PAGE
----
A MUM is desperately trying to secure a school place for her son after waiting almost a year.
Samantha Taylor fears 11-year-old Alfie, who has autism, will fall behind if she doesn't find one before the new term starts next month.
The family say they applied to the council in October 2021, shortly after moving to the area.
But more than nine months later and Samantha is still waiting to find out where her boy will receive an education from September – despite most families having confirmation in March.
Samantha, from Newborough, Staffordshire, told StaffordshireLive: "Alfie still has no school and I feel just let down.
"He has come so far in his development and all the hard work done will be completely wasted.
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"I just don't know what I am doing next. It feels like it has been a constant effort and no-one is here to help us.
"Nothing is easy and it is just ridiculous. It has felt like nobody was bothered about him."
Samantha described Alfie's previous special school in Walsall, West Midlands, where the family lived before, as "absolutely fantastic" – but her experience in Staffordshire has left them feeling abandoned.
The council claims it is aware of Alfie's case and is working to find him a suitable secondary school.
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He will continue to attend his primary school until then.
Samantha, who works in a GP surgery, said: "Alfie is quite verbal and is more on the side of Aspergers.
"He communicates well but struggles with his emotions and mental health.
"When he was in mainstream school he got to the point where he would be sitting in the corner of the headteacher's office with his head in his hands.
"He couldn't go to mainstream school. He was moved which was fine."
When the mum queried why the process was taking so long, she said she was told that officials were "still working on it" due to potential Covid delays.
She waited another month, but was told again that Alfie's application was still be reviewed.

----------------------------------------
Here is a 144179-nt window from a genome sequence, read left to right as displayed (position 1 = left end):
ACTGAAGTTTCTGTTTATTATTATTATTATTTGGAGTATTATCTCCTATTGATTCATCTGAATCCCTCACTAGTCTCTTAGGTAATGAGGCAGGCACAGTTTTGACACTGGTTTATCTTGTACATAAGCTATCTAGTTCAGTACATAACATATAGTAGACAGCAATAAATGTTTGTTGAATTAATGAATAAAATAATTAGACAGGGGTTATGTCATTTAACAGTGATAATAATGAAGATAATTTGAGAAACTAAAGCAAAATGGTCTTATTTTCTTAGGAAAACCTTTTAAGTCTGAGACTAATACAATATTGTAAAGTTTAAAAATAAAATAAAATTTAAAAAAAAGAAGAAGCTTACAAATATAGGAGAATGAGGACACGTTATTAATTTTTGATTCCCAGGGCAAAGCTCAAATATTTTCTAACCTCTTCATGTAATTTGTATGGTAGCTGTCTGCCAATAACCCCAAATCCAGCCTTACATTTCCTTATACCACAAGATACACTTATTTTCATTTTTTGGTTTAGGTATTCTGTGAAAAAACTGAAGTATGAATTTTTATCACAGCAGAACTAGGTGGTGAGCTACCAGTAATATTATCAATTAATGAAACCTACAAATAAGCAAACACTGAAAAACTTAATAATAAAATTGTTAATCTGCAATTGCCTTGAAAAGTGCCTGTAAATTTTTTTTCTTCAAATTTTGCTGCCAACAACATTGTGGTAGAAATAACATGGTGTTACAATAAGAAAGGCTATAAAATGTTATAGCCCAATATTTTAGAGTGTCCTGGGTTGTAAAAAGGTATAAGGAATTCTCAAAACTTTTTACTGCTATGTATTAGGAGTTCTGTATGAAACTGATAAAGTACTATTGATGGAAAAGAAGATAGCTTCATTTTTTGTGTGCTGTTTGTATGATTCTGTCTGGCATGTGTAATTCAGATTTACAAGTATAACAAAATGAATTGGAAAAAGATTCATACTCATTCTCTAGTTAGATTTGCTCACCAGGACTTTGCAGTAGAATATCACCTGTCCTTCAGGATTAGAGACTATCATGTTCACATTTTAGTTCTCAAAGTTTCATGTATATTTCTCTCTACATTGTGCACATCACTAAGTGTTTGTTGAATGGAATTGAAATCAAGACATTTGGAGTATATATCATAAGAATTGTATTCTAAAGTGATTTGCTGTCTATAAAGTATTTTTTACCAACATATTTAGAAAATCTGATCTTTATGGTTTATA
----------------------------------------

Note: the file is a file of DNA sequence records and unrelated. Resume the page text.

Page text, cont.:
Eventually Samantha contacted one of her son's preferred schools, only to discover her paperwork had been sent off until April 29 – the same day she had called the council for an update.
Alfie has come so far in his development and all the hard work done will be completely wasted.
"I felt gutted really. I was so let down," she said.
"It just makes me think they don't care.
"If they'd been honest that an application was not made until April, I could have done something about it.
"It's like no one bothered. I just don't know what happens come September when all the other kids are starting big school.
"I want to know why there has been no communication.
"Where was the mistake made and why does he still have no school place now it's August?
"It is not just about him, it is about all the SEND children who have been let down by councils."
Jonathan Price, Staffordshire County Council Cabinet Member for Education and SEND, said demand for secondary special school places in the county is "very high" and "everything" is being done to get children into appropriate schools.
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He added: "In this case, we are aware of the issue and have been working hard with parents and a number of schools to ensure there is a suitable place available for Alfie in September at a preferred school.
"We will be contacting the family to discuss their concerns."
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